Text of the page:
Business Management

New York & the ever so trendy march of Silicon Alley

It’s early on a warm Thursday morning and heading south-east over Brooklyn Bridge, walkers are squeezed tight right, in the wake of an aggressive stream of cyclists.

Then suddenly there is a blockage. In the the strong whiff of a bad photoshoot, a square-faced model-boy is posing in front of a photographer with a big lens. The agitated New York pedestrians are forced to grind to a halt.

This is the gateway to Dumbo (which stands for: Down Under the Manhattan Bridge Overpass) and the dizzyingly trendy Brooklyn arts scene and tech scene. The Brooklyn tech triangle pans out in front, to left and to right. And this is a scene people desperately want to be part of.


An iconic city like New York will always prove immensely popular. This makes it home to a lot of investors and it means it attracts the coolest young talent. Yet it is also makes New York an extremely expensive city. And it is crammed – roadside posters promise storage space out of town, the cost of shoe-box housing is astronomical – and all those places that used to be cheap haven’t been so for years.

The issue of price is one of the core factors levelled against popular tech centres like Silicon Valley and its more recent New York counterpart, Silicon Alley. It has led to a lot of noise about the rise of more affordable tech locations, like urban Utah, the Raleigh triangle and Boulder Colorado, all which offer an enviable standard of living with few disadvantages thanks to cloud computing and ubiquitous mobility.   

Yet in reality none of this makes a jot of difference to the centres that people really want to be part of. As Hunter Albright, GM of Solutions and Data Services, Tendril puts it: “While the influx of capital and technology workers in places like New York drives the price of everything higher - from housing to food and gasoline - those in the technology industry are making the kind of money to accommodate those increases.”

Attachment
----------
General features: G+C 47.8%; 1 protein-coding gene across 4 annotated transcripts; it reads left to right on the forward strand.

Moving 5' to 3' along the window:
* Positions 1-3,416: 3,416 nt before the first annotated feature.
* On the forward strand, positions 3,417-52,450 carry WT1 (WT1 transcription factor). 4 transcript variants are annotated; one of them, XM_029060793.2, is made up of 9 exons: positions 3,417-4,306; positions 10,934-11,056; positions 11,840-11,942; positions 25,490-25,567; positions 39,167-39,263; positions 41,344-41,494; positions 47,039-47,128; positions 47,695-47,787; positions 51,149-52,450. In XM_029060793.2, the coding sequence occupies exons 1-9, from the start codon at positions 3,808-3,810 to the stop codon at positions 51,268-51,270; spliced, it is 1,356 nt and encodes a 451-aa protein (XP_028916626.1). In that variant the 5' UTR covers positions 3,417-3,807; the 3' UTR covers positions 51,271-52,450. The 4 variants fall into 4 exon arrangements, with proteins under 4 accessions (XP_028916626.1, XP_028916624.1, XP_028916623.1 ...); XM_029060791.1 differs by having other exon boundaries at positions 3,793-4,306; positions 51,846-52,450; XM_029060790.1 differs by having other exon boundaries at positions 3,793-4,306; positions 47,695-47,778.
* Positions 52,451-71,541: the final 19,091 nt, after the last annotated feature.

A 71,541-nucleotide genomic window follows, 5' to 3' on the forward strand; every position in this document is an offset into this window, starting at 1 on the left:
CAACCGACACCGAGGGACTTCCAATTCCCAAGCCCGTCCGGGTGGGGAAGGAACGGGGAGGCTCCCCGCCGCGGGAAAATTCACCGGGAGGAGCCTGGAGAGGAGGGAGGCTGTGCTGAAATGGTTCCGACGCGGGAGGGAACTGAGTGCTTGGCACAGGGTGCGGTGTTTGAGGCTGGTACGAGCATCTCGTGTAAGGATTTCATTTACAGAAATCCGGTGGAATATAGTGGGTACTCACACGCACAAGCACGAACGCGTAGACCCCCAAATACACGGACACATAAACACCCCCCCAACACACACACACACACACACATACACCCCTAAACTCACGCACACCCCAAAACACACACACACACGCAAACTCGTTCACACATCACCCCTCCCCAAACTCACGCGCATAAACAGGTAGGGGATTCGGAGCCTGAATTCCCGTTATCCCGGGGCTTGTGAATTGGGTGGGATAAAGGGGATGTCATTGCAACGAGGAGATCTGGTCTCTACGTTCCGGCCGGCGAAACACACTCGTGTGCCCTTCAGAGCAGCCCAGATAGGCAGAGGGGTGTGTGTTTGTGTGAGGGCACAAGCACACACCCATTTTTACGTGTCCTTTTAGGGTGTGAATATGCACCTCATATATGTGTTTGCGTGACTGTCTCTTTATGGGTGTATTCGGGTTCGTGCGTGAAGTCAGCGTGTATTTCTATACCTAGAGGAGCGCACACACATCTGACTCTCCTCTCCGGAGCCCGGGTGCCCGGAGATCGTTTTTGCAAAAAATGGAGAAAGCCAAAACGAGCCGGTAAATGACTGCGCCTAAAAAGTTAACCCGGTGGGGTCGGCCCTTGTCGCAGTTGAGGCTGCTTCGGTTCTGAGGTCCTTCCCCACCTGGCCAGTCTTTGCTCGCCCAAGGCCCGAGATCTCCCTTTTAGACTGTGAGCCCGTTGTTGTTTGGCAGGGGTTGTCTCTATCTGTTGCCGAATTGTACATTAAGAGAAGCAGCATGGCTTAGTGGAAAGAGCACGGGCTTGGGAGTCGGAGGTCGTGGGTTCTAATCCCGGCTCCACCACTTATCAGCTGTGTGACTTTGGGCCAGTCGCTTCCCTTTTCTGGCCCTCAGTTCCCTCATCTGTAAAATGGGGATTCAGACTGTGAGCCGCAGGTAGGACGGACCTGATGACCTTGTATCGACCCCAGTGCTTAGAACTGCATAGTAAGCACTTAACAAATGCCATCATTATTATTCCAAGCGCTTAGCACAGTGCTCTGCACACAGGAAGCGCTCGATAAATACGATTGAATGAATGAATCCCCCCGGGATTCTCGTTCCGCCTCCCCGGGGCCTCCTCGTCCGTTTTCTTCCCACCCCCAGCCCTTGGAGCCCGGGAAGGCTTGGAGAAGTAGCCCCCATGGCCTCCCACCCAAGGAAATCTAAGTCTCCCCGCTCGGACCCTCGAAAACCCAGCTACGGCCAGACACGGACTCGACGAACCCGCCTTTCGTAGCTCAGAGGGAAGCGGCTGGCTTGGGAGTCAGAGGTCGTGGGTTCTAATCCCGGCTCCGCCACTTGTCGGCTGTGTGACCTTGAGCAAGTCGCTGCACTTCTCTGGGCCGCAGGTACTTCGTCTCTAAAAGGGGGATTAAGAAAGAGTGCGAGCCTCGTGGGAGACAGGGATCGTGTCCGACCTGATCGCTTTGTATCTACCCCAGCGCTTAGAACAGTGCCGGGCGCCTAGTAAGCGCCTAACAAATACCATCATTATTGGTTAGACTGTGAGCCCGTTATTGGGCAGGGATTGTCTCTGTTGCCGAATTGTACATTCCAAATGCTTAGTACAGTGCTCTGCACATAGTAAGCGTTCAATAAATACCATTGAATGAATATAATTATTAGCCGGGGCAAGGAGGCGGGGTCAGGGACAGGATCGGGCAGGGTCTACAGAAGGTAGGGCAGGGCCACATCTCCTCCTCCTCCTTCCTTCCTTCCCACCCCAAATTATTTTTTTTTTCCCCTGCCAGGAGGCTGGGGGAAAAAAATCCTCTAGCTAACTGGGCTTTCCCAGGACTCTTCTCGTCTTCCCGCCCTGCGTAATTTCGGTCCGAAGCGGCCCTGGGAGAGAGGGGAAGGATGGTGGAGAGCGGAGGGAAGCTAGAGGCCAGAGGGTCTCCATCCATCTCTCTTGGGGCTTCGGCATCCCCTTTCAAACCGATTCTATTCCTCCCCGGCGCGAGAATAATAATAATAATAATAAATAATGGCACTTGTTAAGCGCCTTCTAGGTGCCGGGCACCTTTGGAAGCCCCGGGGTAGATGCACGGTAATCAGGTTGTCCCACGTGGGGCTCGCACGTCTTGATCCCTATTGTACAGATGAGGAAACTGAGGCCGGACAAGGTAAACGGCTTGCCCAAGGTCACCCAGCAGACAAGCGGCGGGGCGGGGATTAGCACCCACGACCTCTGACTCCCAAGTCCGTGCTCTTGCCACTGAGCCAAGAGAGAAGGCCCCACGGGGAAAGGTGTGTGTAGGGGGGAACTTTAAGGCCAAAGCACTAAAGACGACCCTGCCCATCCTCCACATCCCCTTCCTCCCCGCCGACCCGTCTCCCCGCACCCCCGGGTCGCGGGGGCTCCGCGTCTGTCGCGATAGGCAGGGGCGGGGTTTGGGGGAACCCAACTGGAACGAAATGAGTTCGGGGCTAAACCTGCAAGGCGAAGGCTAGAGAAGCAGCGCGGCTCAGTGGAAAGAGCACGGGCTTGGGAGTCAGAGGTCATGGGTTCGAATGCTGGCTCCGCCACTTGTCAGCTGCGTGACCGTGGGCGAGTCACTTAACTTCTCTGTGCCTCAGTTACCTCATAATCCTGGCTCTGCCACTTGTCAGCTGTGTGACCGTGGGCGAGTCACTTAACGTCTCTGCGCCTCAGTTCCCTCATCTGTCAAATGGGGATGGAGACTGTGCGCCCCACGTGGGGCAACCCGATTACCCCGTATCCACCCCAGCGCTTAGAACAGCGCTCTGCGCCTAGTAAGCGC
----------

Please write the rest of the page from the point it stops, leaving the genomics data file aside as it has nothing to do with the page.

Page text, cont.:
“If anything,” he adds “rising costs tend to impact the people that aren’t in the technology industry. As things get more expensive they get squeezed into surrounding areas and struggle to make ends meet.”

In fact, New York’s Silicon Alley – which began in the Flat Iron district in the mid-1990s and has gradually spread across the river – has gone from strength to strength. Forbes noted at the end of April that in Q1 2015 New York has edged out California, for the first time, in the total number of startup funding applications.

And as guest Forbes writer David S. Rose CEO of Gust put it: “New York has leveraged its traditional role as the world capital of business into becoming an emerging centre of so-called ‘hyphen tech’. Along with its traditional Fin-tech (financial) and Ad-tech (advertising) industries, the recent emergence of fashion-tech, food-tech, retail-tech and the emerging ‘maker’ market have made New York a destination for entrepreneurial startups.”

Most people appear to share this view. “It is often easy to underestimate the unique talent pool that NYC offers the software industry - particularly with a focus on cutting edge design and developing user experience,” says Dan Barnhardt, a spokesman for Infor which shifted its headquarters and operations from Atlanta to NYC.

He adds: “There are high levels of VC and investment funding across many areas, enabling the creativity and business acumen within these organisations to translate quickly into the world of commerce. As more and more businesses have come to realise the importance of this hotbed of talent and funding, the access to decision makers has also grown, keeping New York at the forefront of global business.”

Technology is making more and more regions accessible as working locations. This means an increasing number of alternate tech centres are likely to emerge. However, it doesn’t seem credible that they’ll ever really supersede the old established centres, because these are the places where the young, trendy, ambitious people really want to live.

There will always be a kid from a hick town in the middle of nowhere who dreams of growing up and moving to New York. And it seems unlikely Boulder, Raleigh or Utah will ever have the same appeal. 


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